Open Market Operations (OMO)

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What Are Open Market Operations (OMO)?

Open market operations (OMO) refers to when the Federal Reserve buys and sells primarily U.S. Treasury securities on the open market in order to regulate the supply of money that is on reserve in U.S. banks, and therefore available to loan out to businesses and consumers. It purchases Treasury securities to increase the supply of money and sells them to reduce the supply of money.1

By using this system of open market purchasing, the Federal Reserve can produce the target federal funds rate it has set by providing or else taking liquidity to commercial banks by buying or selling government bonds with them. The objective of OMOs is to manipulate the short-term interest rate and the supply of base money in an economy.1

Key Takeaways

  • Open market operations (OMO) refers to a central bank buying or selling short-term Treasurys and other securities in the open market in order to influence the money supply, thus influencing short term interest rates.1
  • Buying securities adds money to the system, making loans easier to obtain and interest rates decline.
  • Selling securities from the central bank’s balance sheet removes money from the system, making loans more expensive and increasing rates.
  • These open market operations are a method the Fed uses to manipulate interest rates.1


Open Market Operations Explained

Understanding Open Market Operations

Its open market operations are the tools it uses to reach that target rate by buying and selling securities in the open market. The central bank is able to increase the money supply and lower the market interest rate by purchasing securities using newly created money. Similarly, the central bank can sell securities from its balance sheet and take money out of circulation, putting a positive pressure on interest rates.1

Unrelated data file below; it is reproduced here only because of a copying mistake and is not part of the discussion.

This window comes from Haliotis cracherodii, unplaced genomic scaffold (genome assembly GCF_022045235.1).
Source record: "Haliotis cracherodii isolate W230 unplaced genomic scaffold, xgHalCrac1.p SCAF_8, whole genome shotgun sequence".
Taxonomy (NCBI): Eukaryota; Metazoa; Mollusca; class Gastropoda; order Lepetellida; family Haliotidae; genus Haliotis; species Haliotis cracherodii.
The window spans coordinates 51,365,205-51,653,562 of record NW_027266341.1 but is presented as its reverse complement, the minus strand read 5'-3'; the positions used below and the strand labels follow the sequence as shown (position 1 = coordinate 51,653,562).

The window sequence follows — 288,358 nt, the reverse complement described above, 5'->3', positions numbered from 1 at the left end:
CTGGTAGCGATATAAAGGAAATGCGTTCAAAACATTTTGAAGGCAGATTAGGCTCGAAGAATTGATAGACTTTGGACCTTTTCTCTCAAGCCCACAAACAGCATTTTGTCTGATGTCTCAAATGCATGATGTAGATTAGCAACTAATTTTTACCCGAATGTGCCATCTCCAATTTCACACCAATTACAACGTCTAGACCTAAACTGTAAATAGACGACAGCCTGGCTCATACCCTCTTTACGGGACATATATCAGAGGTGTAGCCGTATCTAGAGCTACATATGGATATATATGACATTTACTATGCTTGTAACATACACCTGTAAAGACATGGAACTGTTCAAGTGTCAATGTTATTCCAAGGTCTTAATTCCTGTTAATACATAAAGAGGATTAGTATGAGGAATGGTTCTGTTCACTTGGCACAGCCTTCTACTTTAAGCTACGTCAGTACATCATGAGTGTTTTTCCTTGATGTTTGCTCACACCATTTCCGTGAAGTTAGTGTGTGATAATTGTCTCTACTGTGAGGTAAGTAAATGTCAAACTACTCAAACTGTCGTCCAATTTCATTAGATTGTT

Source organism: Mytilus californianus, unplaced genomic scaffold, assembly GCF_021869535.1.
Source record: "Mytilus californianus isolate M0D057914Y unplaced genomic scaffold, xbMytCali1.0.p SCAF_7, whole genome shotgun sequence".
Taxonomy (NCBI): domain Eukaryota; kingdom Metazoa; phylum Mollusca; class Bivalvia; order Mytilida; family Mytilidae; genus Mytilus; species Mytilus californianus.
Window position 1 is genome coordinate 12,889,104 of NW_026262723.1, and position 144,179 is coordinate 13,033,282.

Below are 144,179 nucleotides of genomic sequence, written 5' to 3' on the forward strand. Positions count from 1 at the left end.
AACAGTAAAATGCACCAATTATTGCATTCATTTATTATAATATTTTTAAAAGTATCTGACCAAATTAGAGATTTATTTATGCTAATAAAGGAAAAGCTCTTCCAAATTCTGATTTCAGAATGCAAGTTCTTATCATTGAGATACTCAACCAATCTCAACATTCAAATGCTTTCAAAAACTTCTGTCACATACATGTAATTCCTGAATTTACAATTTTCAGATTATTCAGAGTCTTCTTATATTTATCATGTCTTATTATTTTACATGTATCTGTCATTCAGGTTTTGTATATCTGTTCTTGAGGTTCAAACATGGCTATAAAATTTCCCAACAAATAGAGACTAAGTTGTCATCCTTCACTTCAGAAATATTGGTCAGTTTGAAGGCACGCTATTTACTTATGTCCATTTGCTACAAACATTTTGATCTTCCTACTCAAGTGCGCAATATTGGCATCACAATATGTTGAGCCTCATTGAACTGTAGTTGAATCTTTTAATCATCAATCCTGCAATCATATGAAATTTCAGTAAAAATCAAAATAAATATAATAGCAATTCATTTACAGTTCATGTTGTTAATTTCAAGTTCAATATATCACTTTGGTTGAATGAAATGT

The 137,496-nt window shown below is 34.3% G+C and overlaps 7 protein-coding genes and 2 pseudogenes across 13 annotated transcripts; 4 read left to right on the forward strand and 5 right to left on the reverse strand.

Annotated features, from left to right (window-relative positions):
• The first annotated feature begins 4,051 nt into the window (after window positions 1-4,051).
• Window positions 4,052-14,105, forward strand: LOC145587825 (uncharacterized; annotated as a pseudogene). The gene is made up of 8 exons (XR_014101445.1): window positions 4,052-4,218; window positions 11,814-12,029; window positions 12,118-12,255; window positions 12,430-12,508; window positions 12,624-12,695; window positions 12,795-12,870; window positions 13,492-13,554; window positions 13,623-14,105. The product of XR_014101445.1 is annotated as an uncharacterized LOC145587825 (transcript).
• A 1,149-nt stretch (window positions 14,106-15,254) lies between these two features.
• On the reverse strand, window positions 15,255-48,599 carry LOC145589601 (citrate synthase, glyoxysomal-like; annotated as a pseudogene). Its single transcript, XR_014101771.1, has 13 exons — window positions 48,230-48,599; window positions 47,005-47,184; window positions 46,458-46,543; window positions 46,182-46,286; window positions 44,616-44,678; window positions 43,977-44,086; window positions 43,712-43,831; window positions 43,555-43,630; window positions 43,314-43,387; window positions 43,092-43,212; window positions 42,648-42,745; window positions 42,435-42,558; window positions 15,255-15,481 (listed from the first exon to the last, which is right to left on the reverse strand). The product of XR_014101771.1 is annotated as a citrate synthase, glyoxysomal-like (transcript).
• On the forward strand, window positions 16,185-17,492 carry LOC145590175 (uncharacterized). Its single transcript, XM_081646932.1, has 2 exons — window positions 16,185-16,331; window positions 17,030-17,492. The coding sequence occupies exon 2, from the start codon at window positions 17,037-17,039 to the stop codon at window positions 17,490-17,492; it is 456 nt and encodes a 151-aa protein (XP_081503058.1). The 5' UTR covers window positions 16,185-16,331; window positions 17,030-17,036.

The Federal Open Market Committee (FOMC) is the entity that carries the Federal Reserve’s OMO policy. The Board of Governors of the Federal Reserve sets a target federal funds rate and then the FOMC implements the open market operations that achieve that rate.2 The federal funds rate is the interest percentage that banks charge each other for overnight loans. This constant flow of vast sums of money allows banks to keep their cash reserves high enough to meet the demands of customers while putting excess cash to use.3

The federal funds rate also is a benchmark for other rates, influencing the direction of everything from savings deposit rates to home mortgage rates and credit card interest. The Federal Reserve sets a target federal funds rate in an effort to keep the U.S. economy on an even keel and to forestall the ill effects of uncontrolled price inflation or deflation.4

Why Treasurys?

U.S. Treasurys are government bonds that are purchased by many individual consumers as a safe investment. They are also traded on the money markets and are purchased and held in large quantities by financial institutions and brokerages.

Open market operations allow the Federal Reserve to buy or sell Treasurys in such large quantities that it has an impact on the supply of money distributed in banks and other financial institutions around the U.S.1

The federal funds rate is a benchmark that influences all other interest rates for everything from home mortgages to savings deposits.4

Up or Down?

There are only two ways Treasury rates can move, and that’s up or down. In the Federal Reserve’s language, the policy is expansionary or contractionary.5

If the Fed’s goal is expansionary, it buys Treasurys in order to pour cash into the banks. That puts pressure on the banks to lend that money out to consumers and businesses. As the banks compete for customers, interest rates drift downwards. Consumers are able to borrow more to buy more. Businesses are eager to borrow more to expand.5

If the Fed’s goal is contractionary, it sells Treasurys in order to pull money out of the system. Money gets tight, and interest rates drift upwards. Consumers pull back on their spending. Businesses trim their plans for growth, and the economy slows down.5

Permanent Open Market Operations

Permanent open market operations (POMO) refers to when a central bank constantly uses the open market to buy and sell securities in order to adjust the money supply. It has been one of the tools used by the Federal Reserve to implement monetary policy and influence the American economy. Permanent open market operations (POMOs) are the opposite of temporary open market operations, which are used to add or drain reserves available to the banking system on a temporary basis, thereby influencing the federal funds rate.1

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